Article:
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The Seer in Ancient Greece$
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Michael Flower and Warren Allmon

Print publication date: 2008

Print ISBN-13: 9780520252295

Published to California Scholarship Online: March 2012

DOI: 10.1525/california/9780520252295.001.0001

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PRINTED FROM CALIFORNIA SCHOLARSHIP ONLINE (www.california.universitypressscholarship.com). (c) Copyright University of California Press, 2020. All Rights Reserved. An individual user may print out a PDF of a single chapter of a monograph in CALSO for personal use.date: 31 May 2020

· Problems, Methods, and Sources

· Problems, Methods, and Sources

Chapter:
(p.1) One · Problems, Methods, and Sources
Source:
The Seer in Ancient Greece
Author(s):

Michael Attyah Flower

Publisher:
University of California Press
DOI:10.1525/california/9780520252295.003.0001

Seers played a fundamental role in Greek culture. In fact, their presence was pervasive. The names of about seventy “historical” seers (as opposed to mythical/legendary ones) are known, some of whom were individuals of considerable influence. Many more seers are left anonymous, even when their presence and contribution were crucial to the matters at hand. This anonymity contributes to the false modern sense that seers merely validated decisions which had already been made by their superiors and employers. The purpose of this book is to restore the seer to his, and her, appropriate place of prominence in archaic and classical Greek society. It aims to stimulate further discussion and to place the person of the seer in its appropriate historical context. The methodological problems of studying seers, modern attitudes toward Greek divination, and sources are discussed.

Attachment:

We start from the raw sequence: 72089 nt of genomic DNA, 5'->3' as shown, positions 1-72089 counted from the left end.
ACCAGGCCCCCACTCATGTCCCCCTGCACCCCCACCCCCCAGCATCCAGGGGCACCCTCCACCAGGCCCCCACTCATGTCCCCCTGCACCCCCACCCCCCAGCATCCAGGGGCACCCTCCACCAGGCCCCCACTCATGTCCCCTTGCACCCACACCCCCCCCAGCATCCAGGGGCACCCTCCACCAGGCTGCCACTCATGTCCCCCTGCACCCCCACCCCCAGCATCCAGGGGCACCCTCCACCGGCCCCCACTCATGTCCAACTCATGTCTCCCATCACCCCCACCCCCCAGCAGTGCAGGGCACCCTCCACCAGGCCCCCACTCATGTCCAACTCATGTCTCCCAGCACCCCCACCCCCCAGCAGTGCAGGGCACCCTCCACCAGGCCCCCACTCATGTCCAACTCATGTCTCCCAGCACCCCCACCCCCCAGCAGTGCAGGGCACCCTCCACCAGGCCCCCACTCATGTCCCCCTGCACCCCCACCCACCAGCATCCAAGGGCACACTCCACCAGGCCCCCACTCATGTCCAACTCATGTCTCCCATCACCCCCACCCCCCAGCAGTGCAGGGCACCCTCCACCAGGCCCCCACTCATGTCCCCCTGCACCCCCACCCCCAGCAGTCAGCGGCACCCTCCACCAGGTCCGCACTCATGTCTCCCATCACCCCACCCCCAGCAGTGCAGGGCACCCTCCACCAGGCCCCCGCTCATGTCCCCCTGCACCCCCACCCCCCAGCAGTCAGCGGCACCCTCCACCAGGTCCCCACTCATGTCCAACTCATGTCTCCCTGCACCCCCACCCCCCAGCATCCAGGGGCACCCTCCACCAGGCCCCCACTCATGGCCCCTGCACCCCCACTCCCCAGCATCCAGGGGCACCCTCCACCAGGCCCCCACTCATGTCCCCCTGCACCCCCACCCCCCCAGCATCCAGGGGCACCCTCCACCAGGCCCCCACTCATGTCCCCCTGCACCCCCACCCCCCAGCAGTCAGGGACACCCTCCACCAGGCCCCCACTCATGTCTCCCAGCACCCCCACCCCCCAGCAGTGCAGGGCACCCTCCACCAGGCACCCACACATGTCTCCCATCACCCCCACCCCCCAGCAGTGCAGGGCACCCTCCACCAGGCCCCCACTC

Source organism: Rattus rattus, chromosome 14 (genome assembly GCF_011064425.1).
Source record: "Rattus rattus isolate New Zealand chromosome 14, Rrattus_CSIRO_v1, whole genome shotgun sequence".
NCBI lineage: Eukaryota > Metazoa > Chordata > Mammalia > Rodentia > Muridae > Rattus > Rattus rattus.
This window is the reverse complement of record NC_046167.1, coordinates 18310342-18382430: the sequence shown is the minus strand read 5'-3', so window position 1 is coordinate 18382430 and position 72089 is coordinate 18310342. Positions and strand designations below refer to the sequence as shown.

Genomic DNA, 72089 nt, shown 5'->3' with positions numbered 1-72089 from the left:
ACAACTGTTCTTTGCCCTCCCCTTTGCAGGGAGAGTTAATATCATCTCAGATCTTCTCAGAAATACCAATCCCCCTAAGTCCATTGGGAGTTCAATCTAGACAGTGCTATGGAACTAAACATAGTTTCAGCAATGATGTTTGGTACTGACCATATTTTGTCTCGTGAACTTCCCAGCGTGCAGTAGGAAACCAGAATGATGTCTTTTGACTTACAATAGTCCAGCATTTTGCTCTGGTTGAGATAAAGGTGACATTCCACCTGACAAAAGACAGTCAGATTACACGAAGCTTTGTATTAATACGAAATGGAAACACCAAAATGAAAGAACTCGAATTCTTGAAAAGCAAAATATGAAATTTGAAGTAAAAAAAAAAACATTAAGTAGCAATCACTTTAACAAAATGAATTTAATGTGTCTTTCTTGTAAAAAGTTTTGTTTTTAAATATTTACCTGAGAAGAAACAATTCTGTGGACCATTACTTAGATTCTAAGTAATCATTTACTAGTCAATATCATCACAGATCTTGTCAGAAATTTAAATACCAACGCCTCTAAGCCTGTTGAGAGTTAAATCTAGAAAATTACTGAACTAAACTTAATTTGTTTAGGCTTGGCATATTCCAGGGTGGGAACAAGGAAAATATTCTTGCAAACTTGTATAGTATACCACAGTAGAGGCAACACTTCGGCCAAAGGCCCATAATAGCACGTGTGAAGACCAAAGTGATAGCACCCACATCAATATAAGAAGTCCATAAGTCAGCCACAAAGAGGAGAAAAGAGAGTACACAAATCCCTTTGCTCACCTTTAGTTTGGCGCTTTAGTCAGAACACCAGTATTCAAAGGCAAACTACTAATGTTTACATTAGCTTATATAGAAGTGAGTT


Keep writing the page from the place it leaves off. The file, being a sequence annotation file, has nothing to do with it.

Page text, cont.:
Keywords:   seer, Greek culture, Greek divination, methodological problems

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